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California Employment Lawyers > Blog > Employment > How Much Meal and Rest Breaks do California Employees Get?

How Much Meal and Rest Breaks do California Employees Get?


Most employers won’t outright steal from you. But that doesn’t mean they won’t try to cheat you. One way that many employers try to cheat employees, is by shorting them of their legally required meal and rest breaks.

If an employer has an employee who is working 8 hours, and the employer is supposed to give that employee an hour meal break, and the employer shortens it to 30 minutes, that may not seem like a lot. But multiply that by thousands of employees, and suddenly, the employer is saving a lot of money, at the expense of employees, who are now working more than they should, for no extra pay.

How Employees Get Cheated

Many employers who try to short employees from meal or rest breaks won’t just announce they are shortening meal or rest periods. Rather, they may do other things that an employee may not even notice is happening. For example, an employer may:

  • Put pressure on an employee to work through, or shorten, a meal or rest break, or guilt the employee into doing so, or incentivize and reward employees who allow this to happen
  • Create roadblocks or obstacles to taking a meal break—for example, by giving assignments, or tasks, continually, that must be done immediately, such that to do the job, the employee simply cannot take a required meal or rest break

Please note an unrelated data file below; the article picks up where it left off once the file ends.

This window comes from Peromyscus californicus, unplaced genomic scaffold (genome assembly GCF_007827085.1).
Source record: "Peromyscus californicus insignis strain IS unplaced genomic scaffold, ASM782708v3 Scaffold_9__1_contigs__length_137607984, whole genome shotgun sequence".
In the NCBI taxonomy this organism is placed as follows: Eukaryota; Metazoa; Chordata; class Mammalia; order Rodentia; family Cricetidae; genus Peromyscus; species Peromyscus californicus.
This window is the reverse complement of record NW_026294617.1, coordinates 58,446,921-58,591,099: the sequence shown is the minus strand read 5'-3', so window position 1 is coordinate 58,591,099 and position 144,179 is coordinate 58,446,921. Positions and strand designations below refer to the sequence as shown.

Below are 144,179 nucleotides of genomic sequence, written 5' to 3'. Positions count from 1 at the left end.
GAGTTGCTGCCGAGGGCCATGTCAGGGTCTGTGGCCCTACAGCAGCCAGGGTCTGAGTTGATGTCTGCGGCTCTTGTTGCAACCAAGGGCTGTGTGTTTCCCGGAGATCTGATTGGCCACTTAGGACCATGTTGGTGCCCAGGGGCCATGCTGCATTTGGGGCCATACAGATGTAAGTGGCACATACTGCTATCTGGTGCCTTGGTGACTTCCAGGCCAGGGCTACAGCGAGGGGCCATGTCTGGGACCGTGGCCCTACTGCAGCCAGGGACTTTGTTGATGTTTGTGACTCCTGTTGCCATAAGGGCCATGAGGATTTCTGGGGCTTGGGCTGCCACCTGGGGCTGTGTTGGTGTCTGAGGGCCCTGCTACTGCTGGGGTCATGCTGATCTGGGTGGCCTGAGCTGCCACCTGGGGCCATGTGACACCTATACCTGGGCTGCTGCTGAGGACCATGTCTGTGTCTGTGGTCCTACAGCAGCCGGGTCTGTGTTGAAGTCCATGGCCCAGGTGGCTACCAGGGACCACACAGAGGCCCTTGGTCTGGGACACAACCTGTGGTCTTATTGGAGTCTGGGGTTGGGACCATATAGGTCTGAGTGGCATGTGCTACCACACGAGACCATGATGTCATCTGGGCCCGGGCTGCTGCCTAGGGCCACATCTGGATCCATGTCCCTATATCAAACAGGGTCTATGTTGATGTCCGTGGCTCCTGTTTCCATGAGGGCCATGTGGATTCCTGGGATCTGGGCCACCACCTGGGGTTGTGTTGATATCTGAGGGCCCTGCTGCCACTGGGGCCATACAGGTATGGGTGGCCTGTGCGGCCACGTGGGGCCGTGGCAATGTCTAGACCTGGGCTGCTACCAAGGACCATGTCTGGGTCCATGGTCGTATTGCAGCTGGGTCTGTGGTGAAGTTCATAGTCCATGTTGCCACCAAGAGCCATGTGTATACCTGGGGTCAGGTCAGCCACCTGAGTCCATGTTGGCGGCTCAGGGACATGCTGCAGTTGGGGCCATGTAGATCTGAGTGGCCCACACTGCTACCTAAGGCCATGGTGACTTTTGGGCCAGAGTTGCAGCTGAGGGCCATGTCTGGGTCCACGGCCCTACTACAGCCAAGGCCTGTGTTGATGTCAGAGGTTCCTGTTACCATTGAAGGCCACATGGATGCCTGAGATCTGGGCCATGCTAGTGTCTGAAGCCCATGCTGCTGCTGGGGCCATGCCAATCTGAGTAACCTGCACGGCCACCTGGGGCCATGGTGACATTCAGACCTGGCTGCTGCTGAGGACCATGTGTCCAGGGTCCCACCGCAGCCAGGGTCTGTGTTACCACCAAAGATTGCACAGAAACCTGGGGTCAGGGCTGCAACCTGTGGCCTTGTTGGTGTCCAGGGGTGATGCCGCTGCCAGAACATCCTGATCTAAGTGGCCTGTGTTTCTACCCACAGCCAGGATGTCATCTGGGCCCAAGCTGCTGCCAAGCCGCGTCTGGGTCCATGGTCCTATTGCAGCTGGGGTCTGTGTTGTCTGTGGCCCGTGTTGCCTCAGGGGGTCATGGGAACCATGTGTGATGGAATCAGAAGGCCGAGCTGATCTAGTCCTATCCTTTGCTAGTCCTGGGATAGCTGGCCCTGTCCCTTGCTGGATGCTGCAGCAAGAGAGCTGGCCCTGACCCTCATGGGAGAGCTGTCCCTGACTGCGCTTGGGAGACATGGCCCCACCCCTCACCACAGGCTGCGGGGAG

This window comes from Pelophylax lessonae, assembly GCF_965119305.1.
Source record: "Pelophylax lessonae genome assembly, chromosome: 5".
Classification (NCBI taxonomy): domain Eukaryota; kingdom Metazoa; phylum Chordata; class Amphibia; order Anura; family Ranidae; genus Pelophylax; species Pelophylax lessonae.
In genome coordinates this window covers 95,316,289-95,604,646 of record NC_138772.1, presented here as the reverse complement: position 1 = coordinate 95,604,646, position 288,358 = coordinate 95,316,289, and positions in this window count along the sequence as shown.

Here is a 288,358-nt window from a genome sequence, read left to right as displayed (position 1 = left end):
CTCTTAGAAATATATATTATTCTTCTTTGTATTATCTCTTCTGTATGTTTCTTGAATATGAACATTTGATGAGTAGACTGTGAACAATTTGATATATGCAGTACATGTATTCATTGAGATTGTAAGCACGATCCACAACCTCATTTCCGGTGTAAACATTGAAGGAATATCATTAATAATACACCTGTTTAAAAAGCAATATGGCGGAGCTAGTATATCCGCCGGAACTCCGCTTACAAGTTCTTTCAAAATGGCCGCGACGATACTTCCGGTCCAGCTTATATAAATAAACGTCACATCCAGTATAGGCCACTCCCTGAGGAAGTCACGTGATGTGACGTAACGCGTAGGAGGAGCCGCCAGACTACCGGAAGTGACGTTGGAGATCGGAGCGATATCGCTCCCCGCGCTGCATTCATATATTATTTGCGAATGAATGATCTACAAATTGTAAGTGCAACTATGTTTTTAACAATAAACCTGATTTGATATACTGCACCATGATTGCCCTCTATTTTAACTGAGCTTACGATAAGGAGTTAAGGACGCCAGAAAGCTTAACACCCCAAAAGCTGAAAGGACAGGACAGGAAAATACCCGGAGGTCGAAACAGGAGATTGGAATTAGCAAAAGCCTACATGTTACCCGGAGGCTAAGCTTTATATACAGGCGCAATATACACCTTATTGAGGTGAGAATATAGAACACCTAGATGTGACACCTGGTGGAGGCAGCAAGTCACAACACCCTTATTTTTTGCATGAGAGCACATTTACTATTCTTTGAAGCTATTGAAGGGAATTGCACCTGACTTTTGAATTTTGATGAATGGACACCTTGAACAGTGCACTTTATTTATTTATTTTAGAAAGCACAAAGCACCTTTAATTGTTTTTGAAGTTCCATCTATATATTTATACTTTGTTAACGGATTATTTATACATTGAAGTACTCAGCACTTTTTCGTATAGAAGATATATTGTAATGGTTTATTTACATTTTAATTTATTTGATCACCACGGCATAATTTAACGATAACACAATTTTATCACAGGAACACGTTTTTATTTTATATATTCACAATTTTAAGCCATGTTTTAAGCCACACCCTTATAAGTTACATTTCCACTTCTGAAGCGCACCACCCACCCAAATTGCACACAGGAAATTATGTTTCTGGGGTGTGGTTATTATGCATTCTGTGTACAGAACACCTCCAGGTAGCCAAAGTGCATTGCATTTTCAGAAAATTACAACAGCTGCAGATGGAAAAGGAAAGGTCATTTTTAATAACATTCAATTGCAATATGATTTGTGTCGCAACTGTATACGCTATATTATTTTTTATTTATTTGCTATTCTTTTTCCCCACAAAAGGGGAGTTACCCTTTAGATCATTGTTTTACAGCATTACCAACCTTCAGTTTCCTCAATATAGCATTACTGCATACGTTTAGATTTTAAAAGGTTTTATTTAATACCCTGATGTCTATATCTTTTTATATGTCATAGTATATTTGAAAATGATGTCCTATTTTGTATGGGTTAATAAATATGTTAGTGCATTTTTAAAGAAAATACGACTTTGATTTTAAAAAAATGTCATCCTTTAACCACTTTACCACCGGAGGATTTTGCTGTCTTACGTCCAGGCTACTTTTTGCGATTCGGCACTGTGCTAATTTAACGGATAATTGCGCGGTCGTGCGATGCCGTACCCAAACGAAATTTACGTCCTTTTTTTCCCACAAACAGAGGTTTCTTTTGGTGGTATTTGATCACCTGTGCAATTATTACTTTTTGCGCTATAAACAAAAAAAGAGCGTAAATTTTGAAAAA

• Contact employees during meal breaks and giving them tasks during their meal or rest breaks

Meal Breaks: What is Required?

What kind of rest or meal breaks do you get? That depends on how many hours you work, and what kind of worker you are.

Note that during these breaks, no matter what they are called—meal or rest—there is no requirement that an employee do either; an employee can eat, rest, or do whatever they please, during these breaks. Employees can even come and go from the workplace.

However, some employees, for example, if you are the only one working your job at a specific location, may be required to stay on premises. In these cases, you must be paid for your break times, and there must be a facility where you can make and eat food.

How Long of a Break?

If you are paid by the hour, the law requires that you get 30 minutes of rest or meal, for every 5 hours that you work. The break must come before the end of the 5 hour period. If you work 10 hours, you will be entitled to another 30 minute break, again, before you have worked the full 10 hours.

With the agreement of your employer, you can opt out of a meal break, but not both of them (if you are working more than 10 hours).

Rest Breaks

Rest breaks, unlike meal breaks, are always paid. You are allowed to skip them, and they should last about 10 minutes for every 4 hours that you work.

Are you being treated fairly at work? Contact the San Jose employment lawyers at the Costanzo Law Firm today.




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